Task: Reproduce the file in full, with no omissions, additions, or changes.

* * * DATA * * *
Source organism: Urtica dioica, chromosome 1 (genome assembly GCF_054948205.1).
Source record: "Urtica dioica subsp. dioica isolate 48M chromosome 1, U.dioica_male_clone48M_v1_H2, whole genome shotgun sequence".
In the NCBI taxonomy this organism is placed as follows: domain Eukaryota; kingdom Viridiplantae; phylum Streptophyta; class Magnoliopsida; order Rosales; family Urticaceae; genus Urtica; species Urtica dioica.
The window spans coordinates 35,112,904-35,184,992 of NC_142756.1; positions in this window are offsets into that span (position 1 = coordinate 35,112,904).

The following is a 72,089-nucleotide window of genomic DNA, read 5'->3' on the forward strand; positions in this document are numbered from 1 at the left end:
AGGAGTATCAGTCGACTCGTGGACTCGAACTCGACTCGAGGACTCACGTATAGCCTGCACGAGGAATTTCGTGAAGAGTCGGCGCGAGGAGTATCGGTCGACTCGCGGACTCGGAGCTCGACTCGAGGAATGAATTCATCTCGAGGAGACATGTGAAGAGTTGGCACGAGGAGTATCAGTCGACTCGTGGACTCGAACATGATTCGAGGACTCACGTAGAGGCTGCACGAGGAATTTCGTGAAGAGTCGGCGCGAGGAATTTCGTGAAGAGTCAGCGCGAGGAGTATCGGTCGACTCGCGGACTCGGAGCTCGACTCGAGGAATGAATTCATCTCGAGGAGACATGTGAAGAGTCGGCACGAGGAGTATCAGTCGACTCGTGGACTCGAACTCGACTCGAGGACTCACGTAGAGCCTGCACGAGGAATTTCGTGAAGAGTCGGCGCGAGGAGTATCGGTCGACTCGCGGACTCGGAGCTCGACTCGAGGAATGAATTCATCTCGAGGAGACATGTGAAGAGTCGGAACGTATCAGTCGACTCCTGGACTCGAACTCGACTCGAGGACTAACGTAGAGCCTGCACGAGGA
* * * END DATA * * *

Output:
Source organism: Urtica dioica, chromosome 1 (genome assembly GCF_054948205.1).
Source record: "Urtica dioica subsp. dioica isolate 48M chromosome 1, U.dioica_male_clone48M_v1_H2, whole genome shotgun sequence".
In the NCBI taxonomy this organism is placed as follows: domain Eukaryota; kingdom Viridiplantae; phylum Streptophyta; class Magnoliopsida; order Rosales; family Urticaceae; genus Urtica; species Urtica dioica.
The window spans coordinates 35,112,904-35,184,992 of NC_142756.1; positions in this window are offsets into that span (position 1 = coordinate 35,112,904).

The following is a 72,089-nucleotide window of genomic DNA, read 5'->3' on the forward strand; positions in this document are numbered from 1 at the left end:
AGGAGTATCAGTCGACTCGTGGACTCGAACTCGACTCGAGGACTCACGTATAGCCTGCACGAGGAATTTCGTGAAGAGTCGGCGCGAGGAGTATCGGTCGACTCGCGGACTCGGAGCTCGACTCGAGGAATGAATTCATCTCGAGGAGACATGTGAAGAGTTGGCACGAGGAGTATCAGTCGACTCGTGGACTCGAACATGATTCGAGGACTCACGTAGAGGCTGCACGAGGAATTTCGTGAAGAGTCGGCGCGAGGAATTTCGTGAAGAGTCAGCGCGAGGAGTATCGGTCGACTCGCGGACTCGGAGCTCGACTCGAGGAATGAATTCATCTCGAGGAGACATGTGAAGAGTCGGCACGAGGAGTATCAGTCGACTCGTGGACTCGAACTCGACTCGAGGACTCACGTAGAGCCTGCACGAGGAATTTCGTGAAGAGTCGGCGCGAGGAGTATCGGTCGACTCGCGGACTCGGAGCTCGACTCGAGGAATGAATTCATCTCGAGGAGACATGTGAAGAGTCGGAACGTATCAGTCGACTCCTGGACTCGAACTCGACTCGAGGACTAACGTAGAGCCTGCACGAGGA